4:00 PM Gribiche (1926, France, dir. Jacques Feyder, 35mm)—In addition to being a classic French sauce, Gribiche is the title of this silent from the director of 1935's Carnival in Flanders, a classic I recently saw for the first time and wholeheartedly adored. Shot both in the studio and authentic Paris locations, the film tells the story of a poor boy who gets adopted by a rich American woman, but soon becomes bored and rebellious. Gribiche was made by the notable Films Albatros, a studio founded by Russian émigrés in France that produced important works by Marcel L'Herbier (L'Argent, SFSFF Winter Event 2011) and René Clair. Acclaimed art director Lazare Meerson created an entire 17th century Flemish village for Carnival in Flanders, and his art deco sets for Gribiche are said to be no less spectacular. We'll be seeing a new restoration by the Cinémathèque Française, who will also receive this year's SFSFF Award at the screening. The Mont Alto Motion Picture Orchestra accompanies.

6:30 PM The House of Trubnaya Square (1928, USSR, dir. Boris Barnet, 35mm)—In this Russian comedy of manners from the director of The Girl with the Hat Box (SFSFF 2006), a young peasant woman and her duck travel to Moscow searching for an uncle and a new life. What she finds is romance and political consciousness after securing a servant's job with a barber and his bossy, lay-about wife who live in a crowded tenement. The film is said to use charm and cinematic invention to poke fun at bourgeois urban Soviet society, housing shortages and labor unions. Stephen Horne provides the accompaniment.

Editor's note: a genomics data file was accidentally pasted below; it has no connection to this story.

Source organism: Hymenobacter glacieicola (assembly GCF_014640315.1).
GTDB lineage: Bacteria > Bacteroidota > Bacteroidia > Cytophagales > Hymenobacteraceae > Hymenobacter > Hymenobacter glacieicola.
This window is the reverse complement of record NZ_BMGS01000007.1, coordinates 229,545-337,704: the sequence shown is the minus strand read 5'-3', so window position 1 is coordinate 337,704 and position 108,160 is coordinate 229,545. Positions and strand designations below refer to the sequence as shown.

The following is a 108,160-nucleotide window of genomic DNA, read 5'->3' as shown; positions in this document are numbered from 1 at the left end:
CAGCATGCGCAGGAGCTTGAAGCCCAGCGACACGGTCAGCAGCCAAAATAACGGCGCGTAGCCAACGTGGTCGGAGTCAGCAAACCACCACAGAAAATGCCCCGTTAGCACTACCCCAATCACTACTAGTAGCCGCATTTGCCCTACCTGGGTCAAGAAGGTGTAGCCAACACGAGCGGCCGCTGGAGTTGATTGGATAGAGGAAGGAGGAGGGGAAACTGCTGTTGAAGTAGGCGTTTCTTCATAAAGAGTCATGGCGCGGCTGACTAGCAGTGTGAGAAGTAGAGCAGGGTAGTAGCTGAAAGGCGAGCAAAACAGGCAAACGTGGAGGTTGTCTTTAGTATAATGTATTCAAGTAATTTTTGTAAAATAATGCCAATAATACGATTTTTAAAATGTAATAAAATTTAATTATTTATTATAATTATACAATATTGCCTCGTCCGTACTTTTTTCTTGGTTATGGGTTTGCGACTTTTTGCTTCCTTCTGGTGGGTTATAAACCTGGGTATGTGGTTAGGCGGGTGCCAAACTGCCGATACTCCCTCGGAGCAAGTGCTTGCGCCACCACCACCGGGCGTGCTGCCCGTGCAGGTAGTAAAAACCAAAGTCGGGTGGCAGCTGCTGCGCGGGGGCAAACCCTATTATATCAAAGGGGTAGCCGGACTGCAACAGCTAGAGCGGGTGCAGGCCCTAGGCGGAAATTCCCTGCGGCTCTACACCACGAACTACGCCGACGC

8:30 PM The Joyless Street (1925, Germany, dir. G.W. Pabst, 35mm)—SFSFF's 2013 Centerpiece Film was the third directorial effort of G.W. Pabst, who would go on to make such important films as Pandora's Box with Louise Brooks and The 3 Penny Opera. Set in post-WWI Vienna during a time of extreme economic duress and wealth disparity, the film stars Asta Nielsen and Greta Garbo as two women in dire straits, one of whom will turn to prostitution for survival. This was 19-year-old Garbo's second major role and her own personal favorite. She would depart for Hollywood later in the year. The Joyless Street, exhibited in the U.S. as The Street of Sorrow, served as a bridge between German Expressionism and a "new realism" style of European filmmaking. It is known to most film buffs via a butchered 61-minute version. The festival will show a reconstruction by Stefan Drössler that runs nearly 2½ times that length, with accompaniment by the Matti Bye Ensemble.

Sunday, July 21

10:00 AM Kings of (Silent) Comedy (Digital)—If you've never seen charismatic French preservationist Serge Bromberg in action, you owe it to yourself to catch this program of four silent comedy shorts he's chosen for digital preservation. The titles include a Felix the Cat cartoon (Felix Goes West, 1924, dir. Otto Messmer), Charles Chaplin's The Immigrant (1917) and Buster Keaton's The Love Nest (1923). The one I'm most excited about, however, is Hal Roach Studio's Mighty Like a Moose (1926), directed by Leo McCarey (The Awful Truth, Going My Way) and starring Charley Chase, a silent comedian I know only by name and reputation. The film was selected for the Library of Congress' National Film Registry in 2007, and it details the shenanigans which ensue when an equally homely husband and wife decide to have plastic surgery on the same day. Günter Buchwald will accompany the merriment. It's worth mentioning here that children under 10 are admitted free to all SFSFF screenings!